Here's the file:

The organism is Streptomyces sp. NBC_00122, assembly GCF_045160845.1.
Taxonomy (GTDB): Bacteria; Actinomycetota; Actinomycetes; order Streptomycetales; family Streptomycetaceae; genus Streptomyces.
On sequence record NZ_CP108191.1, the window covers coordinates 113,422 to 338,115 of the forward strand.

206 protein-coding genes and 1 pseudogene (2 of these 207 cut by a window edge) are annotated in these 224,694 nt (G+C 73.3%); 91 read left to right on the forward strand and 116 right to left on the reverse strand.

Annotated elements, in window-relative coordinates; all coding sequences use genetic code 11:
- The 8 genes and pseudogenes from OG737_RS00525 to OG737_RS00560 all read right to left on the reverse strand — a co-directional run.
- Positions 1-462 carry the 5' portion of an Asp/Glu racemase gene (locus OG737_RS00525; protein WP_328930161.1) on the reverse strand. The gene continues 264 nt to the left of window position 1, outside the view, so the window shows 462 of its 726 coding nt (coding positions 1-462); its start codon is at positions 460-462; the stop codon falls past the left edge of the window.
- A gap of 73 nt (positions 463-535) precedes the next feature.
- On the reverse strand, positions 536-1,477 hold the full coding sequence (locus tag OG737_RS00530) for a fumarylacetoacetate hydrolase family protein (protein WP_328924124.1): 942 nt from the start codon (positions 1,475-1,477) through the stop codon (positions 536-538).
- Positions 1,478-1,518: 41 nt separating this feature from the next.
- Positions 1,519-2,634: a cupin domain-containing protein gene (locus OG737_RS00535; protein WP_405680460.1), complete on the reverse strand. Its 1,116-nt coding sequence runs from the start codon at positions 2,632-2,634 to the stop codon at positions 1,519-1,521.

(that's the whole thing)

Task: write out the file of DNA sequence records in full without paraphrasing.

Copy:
The organism is Streptomyces sp. NBC_00122, assembly GCF_045160845.1.
Taxonomy (GTDB): Bacteria; Actinomycetota; Actinomycetes; order Streptomycetales; family Streptomycetaceae; genus Streptomyces.
On sequence record NZ_CP108191.1, the window covers coordinates 113,422 to 338,115 of the forward strand.

206 protein-coding genes and 1 pseudogene (2 of these 207 cut by a window edge) are annotated in these 224,694 nt (G+C 73.3%); 91 read left to right on the forward strand and 116 right to left on the reverse strand.

Annotated elements, in window-relative coordinates; all coding sequences use genetic code 11:
- The 8 genes and pseudogenes from OG737_RS00525 to OG737_RS00560 all read right to left on the reverse strand — a co-directional run.
- Positions 1-462 carry the 5' portion of an Asp/Glu racemase gene (locus OG737_RS00525; protein WP_328930161.1) on the reverse strand. The gene continues 264 nt to the left of window position 1, outside the view, so the window shows 462 of its 726 coding nt (coding positions 1-462); its start codon is at positions 460-462; the stop codon falls past the left edge of the window.
- A gap of 73 nt (positions 463-535) precedes the next feature.
- On the reverse strand, positions 536-1,477 hold the full coding sequence (locus tag OG737_RS00530) for a fumarylacetoacetate hydrolase family protein (protein WP_328924124.1): 942 nt from the start codon (positions 1,475-1,477) through the stop codon (positions 536-538).
- Positions 1,478-1,518: 41 nt separating this feature from the next.
- Positions 1,519-2,634: a cupin domain-containing protein gene (locus OG737_RS00535; protein WP_405680460.1), complete on the reverse strand. Its 1,116-nt coding sequence runs from the start codon at positions 2,632-2,634 to the stop codon at positions 1,519-1,521.